The Uni-President Lions kept the Seibu Lions caged for 8 2/3 innings.
But with their backs against the wall, Tomoaki Sato and the Japan Series champions roared loudest in the end.
Sato lined a sayonara double into left-center field with two outs in the bottom of the ninth and Yoshihito Ishii beat the relay throw home as the Seibu Lions won the Asia Series title in dramatic fashion with a 1-0 win on Sunday at Tokyo Dome.
“I think this was a great game,” Seibu manager Hisanobu Watanabe said. “We were finally able to win in the end. But (Uni-President) they are also a great team and fought hard all the way.”
With Seibu down to its final strike, Ishii drew three straight balls to reach first safely. Sato then set a ball into the outfield off reliever Pan Wei-Lun which was collected by center fielder Liu Fu Hao.
“Our pitchers were doing their best,” Sato said. “So we needed to score a run quickly.”
“I faced him before,” Sato said referring to the teams’ first meeting on the second day of the Asia Series. “He got me at that time. But I was able to bring all I had to this at-bat.”
Ishii was waved around third, and the relay was off-target as he slid into home to send the euphoric Lions sprinting onto the field.
Sato was named series MVP after his late-game heroics. Sato received ¥1 million as the MVP recipient. Seibu received ¥50 million as tournament champion and the runnerup Lions took home ¥30 million.
“I think I have to share a little of it with Ishii,” Sato joked.
Seibu became the fourth Japanese team to win the four-year-old event, following the Chiba Lotte Marines in 2005, the Hokkaido Nippon Ham Fighters in ’06 and the Chunichi Dragons last season.
For a while it looked as if neither team would score.
Uni-President starter Giancarlo Alvarado and Seibu’s Hideaki Wakui were excellent early on, staging a pitcher’s duel for the better part of six innings.
Uni-President ace Pan went pitch-for-pitch with Seibu’s Takayuki Kishi in the teams’ first meeting. The squads got similar performances out of former minor-league journeyman Alvarado and Seibu ace Wakui in the rematch.
Alvarado pitched six innings without allowing a runner past second, giving up four hits and striking out one with no walks.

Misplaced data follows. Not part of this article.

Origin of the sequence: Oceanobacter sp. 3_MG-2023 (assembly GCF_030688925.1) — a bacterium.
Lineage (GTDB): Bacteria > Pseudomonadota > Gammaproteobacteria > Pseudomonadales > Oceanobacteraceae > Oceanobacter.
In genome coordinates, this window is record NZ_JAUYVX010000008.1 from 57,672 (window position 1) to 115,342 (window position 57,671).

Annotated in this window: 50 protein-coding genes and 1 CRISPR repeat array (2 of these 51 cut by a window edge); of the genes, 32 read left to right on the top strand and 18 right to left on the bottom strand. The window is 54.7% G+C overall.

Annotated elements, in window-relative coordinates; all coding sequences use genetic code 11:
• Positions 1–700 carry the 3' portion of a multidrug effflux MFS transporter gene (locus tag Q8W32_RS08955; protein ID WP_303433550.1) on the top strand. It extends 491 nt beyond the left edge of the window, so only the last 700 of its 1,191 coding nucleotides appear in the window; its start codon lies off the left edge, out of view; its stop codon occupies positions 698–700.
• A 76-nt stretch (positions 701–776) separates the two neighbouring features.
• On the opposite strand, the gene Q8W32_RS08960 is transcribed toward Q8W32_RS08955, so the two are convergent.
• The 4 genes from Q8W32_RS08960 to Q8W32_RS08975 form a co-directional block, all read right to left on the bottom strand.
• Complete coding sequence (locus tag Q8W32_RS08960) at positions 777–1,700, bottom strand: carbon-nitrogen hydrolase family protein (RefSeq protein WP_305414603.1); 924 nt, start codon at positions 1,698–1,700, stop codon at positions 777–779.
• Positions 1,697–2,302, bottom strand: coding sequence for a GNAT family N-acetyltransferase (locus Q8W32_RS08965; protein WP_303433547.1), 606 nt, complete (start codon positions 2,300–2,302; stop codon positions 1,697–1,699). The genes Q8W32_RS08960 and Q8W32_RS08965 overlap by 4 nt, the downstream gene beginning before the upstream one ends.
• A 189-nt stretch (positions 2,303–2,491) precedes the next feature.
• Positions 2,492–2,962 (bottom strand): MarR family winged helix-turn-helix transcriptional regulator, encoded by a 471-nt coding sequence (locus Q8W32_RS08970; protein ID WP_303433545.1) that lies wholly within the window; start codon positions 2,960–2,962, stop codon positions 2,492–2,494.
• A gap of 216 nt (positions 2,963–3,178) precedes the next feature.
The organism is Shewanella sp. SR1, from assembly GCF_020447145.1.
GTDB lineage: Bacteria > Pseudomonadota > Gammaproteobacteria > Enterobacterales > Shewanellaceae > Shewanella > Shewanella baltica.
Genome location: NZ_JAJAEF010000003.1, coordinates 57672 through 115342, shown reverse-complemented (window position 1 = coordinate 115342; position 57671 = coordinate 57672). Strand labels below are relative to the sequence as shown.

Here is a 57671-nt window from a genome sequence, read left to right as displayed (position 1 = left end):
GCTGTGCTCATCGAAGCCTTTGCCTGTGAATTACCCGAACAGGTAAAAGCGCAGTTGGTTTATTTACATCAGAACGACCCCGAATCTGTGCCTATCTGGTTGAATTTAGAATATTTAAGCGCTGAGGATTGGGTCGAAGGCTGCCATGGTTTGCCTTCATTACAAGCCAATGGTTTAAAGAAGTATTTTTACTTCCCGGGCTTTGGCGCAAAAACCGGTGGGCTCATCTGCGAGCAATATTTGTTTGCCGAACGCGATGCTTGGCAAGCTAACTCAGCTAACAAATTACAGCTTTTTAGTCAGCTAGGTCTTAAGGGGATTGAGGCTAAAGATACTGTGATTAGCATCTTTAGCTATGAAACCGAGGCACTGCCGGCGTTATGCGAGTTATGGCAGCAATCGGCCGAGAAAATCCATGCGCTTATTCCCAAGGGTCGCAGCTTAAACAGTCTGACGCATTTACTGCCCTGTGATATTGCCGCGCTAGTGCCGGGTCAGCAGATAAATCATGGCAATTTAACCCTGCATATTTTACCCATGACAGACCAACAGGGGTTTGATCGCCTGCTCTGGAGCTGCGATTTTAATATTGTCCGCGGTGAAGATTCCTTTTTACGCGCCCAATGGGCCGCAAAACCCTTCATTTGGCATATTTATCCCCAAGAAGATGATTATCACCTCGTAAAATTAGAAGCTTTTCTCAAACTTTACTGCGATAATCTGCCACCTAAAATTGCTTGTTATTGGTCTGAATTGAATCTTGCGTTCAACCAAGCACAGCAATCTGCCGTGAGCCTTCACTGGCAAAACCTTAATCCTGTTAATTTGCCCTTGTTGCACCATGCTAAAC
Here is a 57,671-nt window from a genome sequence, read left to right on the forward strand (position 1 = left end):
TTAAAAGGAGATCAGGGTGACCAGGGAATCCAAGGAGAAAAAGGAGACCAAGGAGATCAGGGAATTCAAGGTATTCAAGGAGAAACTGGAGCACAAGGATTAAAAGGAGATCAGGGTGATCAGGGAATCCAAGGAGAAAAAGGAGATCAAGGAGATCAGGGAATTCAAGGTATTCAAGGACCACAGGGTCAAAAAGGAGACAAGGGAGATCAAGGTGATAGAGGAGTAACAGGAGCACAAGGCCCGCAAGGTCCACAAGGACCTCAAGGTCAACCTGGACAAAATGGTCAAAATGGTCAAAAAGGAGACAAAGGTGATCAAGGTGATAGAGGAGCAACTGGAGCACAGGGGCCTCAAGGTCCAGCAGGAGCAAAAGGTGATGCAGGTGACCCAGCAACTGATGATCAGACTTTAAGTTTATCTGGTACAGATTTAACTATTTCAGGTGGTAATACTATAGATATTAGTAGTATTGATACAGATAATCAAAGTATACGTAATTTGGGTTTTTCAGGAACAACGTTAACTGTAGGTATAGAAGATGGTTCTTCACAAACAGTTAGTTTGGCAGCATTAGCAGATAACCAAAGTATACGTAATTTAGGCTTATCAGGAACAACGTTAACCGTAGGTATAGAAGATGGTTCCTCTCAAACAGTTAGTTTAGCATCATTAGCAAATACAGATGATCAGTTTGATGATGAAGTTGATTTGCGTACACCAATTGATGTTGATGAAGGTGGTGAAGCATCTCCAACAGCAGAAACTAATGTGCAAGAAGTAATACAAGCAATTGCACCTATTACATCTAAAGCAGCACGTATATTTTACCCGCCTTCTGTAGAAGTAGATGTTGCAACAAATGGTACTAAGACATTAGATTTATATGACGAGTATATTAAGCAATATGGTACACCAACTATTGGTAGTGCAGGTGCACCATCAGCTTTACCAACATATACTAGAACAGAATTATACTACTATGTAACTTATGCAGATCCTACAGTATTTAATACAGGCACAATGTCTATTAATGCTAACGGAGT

He pitched 11 scoreless innings in three appearances during the tournament.
Wakui also gave a valiant performance, allowing four hits and striking out 10 in 6 2/3 innings. Wakui backed himself into a few tight situations with three walks but wriggled free to keep Uni-President off the scoreboard.
Neither starter factored into the decision.
The game turned into a battle of bullpens in the sixth, with reliever Tomoki Hoshino taking the ball from Wakui with two outs in the sixth. Koji Onuma relieved Hoshino to start the eighth and worked a scoreless inning before yielding to Shinya Okamoto, who was flawless in the ninth to earn the win.
Uni-President countered with Tseng Yi-Cheng and Pan, who took the loss, with each turning in scoreless frames in the seventh and eighth innings.
Pan cruised through the first two-thirds of the ninth before walking Ishii. He thought he had the inning-ending strikeout on two occasions, twice beginning to head for the dugout, but ultimately gave up the crucial walk.
At 1-1 after two days, Uni-President had an uphill battle just to reach the final after falling 2-1 to Seibu on the second day of the tournament.
Because of the tournament’s tiebreaker rules (defensive runs allowed per nine innings) the Taiwanese team entered Day 3 needing either shutout the SK Wyverns or score at least five runs in a victory over them in their game on Saturday in order to win the tiebreaker and reach the final.
Liu Fu-hao helped spark a 10-4 win with a three-run homer to help both Lions teams win the tiebreaker over the Korean club, as each team finished the preliminary round with 2-1 records.
China’s Tianjin Lions marked the first Asia Series appearances by the winner of a Chinese domestic league, but finished 0-3. China had previously been represented by its national team.
The victory capped an amazing season for Seibu, which bounced back from a fifth-place finish in 2007 by winning the Pacific League, Japan Series and now Asia Series titles.
Youth was definately served this season as the young Lions blew through the Japanese baseball season behind the best offense in the league. They won the Japan Series title largely on the efforts of the 22-year-old Wakui and 24-year-old Japan Series MVP Takayuki Kishi.
But as Sato, a 30-year-old veteran of eight season, noted however, it was a pair of veterans who made the difference in the season finale, referring to himself and Ishii, a 12-year veteran.
“A lot of young players carried us through the season,” Sato said. “But when things got tough they had to call on us veterans,” he joked.